Aldous Harding and Lawrence Arabia could each become the first artist to win the Taite Music Prize twice.
They're the previous winners among 10 finalists for the 2020 award — arguably New Zealand music's most prestigious — announced today.
The Taite, named after the late Dylan Taite, one of New Zealand's most respected music journalists, honours outstanding creativity for a collection of music on one recording — basically an album — rather than commercial success.
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Arabia won the award in its inaugural year, 2010, for Chant Darling. Harding was the 2018 winner, for Party. This year Arabia is nominated for Lawrence Arabia's Singles Club and Harding for Designer.
The other nominees include the metal monsters of Beastwars for their uncompromising album IV, rising rap star Jess B with her booming, hip-shaking album New Views and the laid-back summer grooves that slid on to
L.A.B's recent album, L.A.B III. The soul-searching that singer-songwriter Louis Baker undertook on Open earns him a spot, as does the hypnotically jagged indie rock of Mermaidens' thunderingly hazy Look Me in the Eye.
Elsewhere, Miss June's energetically raucous Bad Luck Party sees them gatecrash the nominations, while Tiny Ruins' quietly stunning Olympic Girls and Troy Kingi's politically charged roots-reggae on Holy Colony Burning Acres wrap up the list of finalists.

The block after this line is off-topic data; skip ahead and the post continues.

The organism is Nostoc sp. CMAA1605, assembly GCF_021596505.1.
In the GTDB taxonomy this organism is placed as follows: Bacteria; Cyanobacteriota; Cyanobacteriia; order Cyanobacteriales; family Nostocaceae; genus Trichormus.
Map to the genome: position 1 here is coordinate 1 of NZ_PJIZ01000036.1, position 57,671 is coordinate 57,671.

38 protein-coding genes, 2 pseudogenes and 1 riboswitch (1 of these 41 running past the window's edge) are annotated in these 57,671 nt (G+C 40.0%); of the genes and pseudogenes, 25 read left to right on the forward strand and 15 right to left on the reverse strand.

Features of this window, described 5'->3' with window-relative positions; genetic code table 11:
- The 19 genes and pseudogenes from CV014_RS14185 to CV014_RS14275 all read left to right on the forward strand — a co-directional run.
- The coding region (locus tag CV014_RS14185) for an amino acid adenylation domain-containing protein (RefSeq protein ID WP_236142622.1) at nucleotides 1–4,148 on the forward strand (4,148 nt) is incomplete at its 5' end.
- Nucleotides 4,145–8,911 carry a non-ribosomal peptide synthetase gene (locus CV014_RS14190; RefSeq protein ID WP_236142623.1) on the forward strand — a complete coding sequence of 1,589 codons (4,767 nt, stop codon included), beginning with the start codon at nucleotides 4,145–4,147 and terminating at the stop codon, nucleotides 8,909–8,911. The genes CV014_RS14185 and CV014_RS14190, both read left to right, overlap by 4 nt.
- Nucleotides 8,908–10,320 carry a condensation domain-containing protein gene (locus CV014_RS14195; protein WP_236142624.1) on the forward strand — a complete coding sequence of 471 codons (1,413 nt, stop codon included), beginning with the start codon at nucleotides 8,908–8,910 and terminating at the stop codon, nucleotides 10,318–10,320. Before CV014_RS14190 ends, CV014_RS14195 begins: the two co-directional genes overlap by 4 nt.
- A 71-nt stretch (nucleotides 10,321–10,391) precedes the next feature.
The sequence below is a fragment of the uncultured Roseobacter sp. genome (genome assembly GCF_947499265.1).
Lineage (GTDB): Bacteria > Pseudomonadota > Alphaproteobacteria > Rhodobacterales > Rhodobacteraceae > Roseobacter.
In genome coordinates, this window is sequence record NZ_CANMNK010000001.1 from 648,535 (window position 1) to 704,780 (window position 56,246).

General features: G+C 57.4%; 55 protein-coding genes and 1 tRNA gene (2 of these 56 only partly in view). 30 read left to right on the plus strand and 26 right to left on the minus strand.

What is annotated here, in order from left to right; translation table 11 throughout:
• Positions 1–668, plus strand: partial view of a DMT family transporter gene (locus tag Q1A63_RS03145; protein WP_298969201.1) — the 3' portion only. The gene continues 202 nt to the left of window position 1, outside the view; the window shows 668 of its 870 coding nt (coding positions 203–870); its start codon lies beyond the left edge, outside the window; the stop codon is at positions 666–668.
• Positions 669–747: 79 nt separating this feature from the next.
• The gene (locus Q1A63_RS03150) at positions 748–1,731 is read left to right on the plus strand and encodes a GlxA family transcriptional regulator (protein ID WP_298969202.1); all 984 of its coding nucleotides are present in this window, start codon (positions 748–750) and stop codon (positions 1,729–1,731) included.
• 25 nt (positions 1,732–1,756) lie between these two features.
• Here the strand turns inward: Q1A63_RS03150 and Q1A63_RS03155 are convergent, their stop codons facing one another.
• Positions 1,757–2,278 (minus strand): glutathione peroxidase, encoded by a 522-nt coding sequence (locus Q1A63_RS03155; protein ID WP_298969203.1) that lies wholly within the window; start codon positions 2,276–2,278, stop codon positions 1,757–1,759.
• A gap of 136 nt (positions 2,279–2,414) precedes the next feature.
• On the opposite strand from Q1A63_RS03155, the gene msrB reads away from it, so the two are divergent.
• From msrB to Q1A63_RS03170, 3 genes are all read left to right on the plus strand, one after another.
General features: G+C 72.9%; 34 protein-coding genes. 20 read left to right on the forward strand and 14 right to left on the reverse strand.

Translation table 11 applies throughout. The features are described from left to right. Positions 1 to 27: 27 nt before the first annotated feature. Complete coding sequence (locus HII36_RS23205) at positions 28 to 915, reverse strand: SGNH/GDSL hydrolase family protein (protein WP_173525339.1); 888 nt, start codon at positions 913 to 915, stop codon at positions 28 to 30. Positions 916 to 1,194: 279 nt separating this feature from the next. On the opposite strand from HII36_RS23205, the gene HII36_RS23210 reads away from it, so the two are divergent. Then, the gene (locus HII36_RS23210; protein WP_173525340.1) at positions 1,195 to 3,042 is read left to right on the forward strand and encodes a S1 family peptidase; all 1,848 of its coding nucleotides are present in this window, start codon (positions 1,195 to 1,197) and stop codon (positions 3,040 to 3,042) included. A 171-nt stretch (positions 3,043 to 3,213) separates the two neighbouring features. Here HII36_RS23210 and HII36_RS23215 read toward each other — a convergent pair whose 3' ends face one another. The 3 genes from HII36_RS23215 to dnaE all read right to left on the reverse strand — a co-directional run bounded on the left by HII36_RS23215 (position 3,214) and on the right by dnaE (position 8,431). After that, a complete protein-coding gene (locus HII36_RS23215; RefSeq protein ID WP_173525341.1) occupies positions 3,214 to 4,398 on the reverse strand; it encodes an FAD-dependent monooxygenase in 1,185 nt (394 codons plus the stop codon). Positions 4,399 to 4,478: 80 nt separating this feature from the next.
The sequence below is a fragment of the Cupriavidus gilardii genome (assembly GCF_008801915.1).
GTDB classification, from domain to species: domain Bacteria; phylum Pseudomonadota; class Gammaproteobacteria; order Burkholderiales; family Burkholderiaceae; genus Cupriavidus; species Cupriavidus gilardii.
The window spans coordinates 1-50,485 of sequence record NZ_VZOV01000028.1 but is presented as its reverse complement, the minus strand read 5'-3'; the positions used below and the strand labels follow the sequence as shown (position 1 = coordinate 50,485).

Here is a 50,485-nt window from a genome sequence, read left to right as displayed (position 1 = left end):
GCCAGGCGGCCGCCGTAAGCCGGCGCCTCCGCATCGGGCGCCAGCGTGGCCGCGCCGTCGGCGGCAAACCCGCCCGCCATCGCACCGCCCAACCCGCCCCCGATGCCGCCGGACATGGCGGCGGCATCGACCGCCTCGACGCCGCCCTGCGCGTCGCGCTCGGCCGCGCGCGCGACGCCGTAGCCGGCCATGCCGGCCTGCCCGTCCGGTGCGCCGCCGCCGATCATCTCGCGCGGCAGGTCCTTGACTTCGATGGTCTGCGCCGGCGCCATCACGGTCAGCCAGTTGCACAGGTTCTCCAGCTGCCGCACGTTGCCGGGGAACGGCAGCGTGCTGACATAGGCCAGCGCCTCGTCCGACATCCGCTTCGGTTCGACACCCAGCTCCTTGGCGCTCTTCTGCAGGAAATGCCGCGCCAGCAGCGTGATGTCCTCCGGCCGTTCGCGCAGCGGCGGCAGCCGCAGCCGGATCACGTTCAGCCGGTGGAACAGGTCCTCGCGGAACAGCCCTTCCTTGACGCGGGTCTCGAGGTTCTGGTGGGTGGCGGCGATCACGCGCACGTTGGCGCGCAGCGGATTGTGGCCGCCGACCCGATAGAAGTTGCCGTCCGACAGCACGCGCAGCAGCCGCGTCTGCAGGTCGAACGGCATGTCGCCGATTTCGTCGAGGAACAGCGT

Independent Music NZ's general manager, Dylan Pellett, says the list illustrates the
"extraordinary musical and artistic expression to be found in New Zealand".
Beastwars and Tiny Ruins have made the shortlist twice before.
This year's winner will pocket $12,500 and studio time.
The nominees were chosen from a list of 54 submitted by record labels both independent and major from across the country. Other previous winners include Ladi6, Lorde and, last year, Tom Scott's Avantdale Bowling Club project.
The announcement of the finalists coincides with a call by Taite's son, John Taite, to "digitise Dylan".
John Taite says the reason his father's name is attached to the awards — his career in TV journalism — is in jeopardy in the storage areas of broadcasters TVNZ and Three.
"His stories and his legacy are disappearing on old format tapes like Marty McFly's photo in Back to the Future. There's a whole generation who know the name but never knew the man. So, let's fix that."
John Taite says his dad "always got there first. He'd hear something special, exciting or bonkers and invite us all to listen. He interviewed and befriended the world's biggest and most interesting artists and TVNZ let him to use the 6 o'clock news (!) to intrigue and indoctrinate the ears of a nation."
Taite gave ordinary New Zealanders their first taste of everything from Bob Marley and Sex Pistols to Run-DMC and the White Stripes and Nine Inch Nails "while sitting in front of the telly with their meat and two veg.
"Let's liberate the archive, make his interviews available to everyone and reclaim this important part of New Zealand's cultural history. After all, they're proof we've always had the most open-minded and curious music taste in the world."
This year's Taite winner will be announced in Auckland on April 20.